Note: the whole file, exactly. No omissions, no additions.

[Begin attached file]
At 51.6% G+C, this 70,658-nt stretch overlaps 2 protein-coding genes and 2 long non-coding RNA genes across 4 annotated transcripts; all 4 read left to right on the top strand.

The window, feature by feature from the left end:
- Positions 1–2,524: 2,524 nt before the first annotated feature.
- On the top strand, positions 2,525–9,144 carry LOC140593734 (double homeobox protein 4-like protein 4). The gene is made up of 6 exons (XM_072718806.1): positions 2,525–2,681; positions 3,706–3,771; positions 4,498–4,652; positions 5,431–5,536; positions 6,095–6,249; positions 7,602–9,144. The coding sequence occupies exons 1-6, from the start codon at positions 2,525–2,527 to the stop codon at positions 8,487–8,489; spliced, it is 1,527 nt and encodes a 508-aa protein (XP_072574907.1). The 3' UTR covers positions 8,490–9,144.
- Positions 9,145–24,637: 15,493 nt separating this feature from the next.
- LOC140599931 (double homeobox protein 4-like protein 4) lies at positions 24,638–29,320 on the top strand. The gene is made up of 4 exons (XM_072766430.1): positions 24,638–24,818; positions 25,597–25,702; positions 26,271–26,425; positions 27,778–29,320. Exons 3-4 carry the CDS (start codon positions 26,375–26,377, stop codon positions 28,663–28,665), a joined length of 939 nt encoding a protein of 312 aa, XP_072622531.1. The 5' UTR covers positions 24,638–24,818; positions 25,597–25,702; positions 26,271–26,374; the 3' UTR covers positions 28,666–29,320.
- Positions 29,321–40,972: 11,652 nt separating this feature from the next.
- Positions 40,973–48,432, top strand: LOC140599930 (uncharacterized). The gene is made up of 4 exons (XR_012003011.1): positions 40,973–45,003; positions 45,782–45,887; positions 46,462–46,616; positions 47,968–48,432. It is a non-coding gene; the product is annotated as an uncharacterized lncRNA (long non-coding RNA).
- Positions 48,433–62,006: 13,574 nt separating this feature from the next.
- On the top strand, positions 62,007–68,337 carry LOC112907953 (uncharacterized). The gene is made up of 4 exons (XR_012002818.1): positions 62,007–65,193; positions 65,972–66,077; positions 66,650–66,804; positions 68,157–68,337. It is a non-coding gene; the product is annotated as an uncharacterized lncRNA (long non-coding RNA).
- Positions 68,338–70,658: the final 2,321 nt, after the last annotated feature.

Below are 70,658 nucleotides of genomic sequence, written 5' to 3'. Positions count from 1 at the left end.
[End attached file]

At 51.6% G+C, this 70,658-nt stretch overlaps 2 protein-coding genes and 2 long non-coding RNA genes across 4 annotated transcripts; all 4 read left to right on the top strand.

The window, feature by feature from the left end:
- Positions 1–2,524: 2,524 nt before the first annotated feature.
- On the top strand, positions 2,525–9,144 carry LOC140593734 (double homeobox protein 4-like protein 4). The gene is made up of 6 exons (XM_072718806.1): positions 2,525–2,681; positions 3,706–3,771; positions 4,498–4,652; positions 5,431–5,536; positions 6,095–6,249; positions 7,602–9,144. The coding sequence occupies exons 1-6, from the start codon at positions 2,525–2,527 to the stop codon at positions 8,487–8,489; spliced, it is 1,527 nt and encodes a 508-aa protein (XP_072574907.1). The 3' UTR covers positions 8,490–9,144.
- Positions 9,145–24,637: 15,493 nt separating this feature from the next.
- LOC140599931 (double homeobox protein 4-like protein 4) lies at positions 24,638–29,320 on the top strand. The gene is made up of 4 exons (XM_072766430.1): positions 24,638–24,818; positions 25,597–25,702; positions 26,271–26,425; positions 27,778–29,320. Exons 3-4 carry the CDS (start codon positions 26,375–26,377, stop codon positions 28,663–28,665), a joined length of 939 nt encoding a protein of 312 aa, XP_072622531.1. The 5' UTR covers positions 24,638–24,818; positions 25,597–25,702; positions 26,271–26,374; the 3' UTR covers positions 28,666–29,320.
- Positions 29,321–40,972: 11,652 nt separating this feature from the next.
- Positions 40,973–48,432, top strand: LOC140599930 (uncharacterized). The gene is made up of 4 exons (XR_012003011.1): positions 40,973–45,003; positions 45,782–45,887; positions 46,462–46,616; positions 47,968–48,432. It is a non-coding gene; the product is annotated as an uncharacterized lncRNA (long non-coding RNA).
- Positions 48,433–62,006: 13,574 nt separating this feature from the next.
- On the top strand, positions 62,007–68,337 carry LOC112907953 (uncharacterized). The gene is made up of 4 exons (XR_012002818.1): positions 62,007–65,193; positions 65,972–66,077; positions 66,650–66,804; positions 68,157–68,337. It is a non-coding gene; the product is annotated as an uncharacterized lncRNA (long non-coding RNA).
- Positions 68,338–70,658: the final 2,321 nt, after the last annotated feature.

Below are 70,658 nucleotides of genomic sequence, written 5' to 3'. Positions count from 1 at the left end.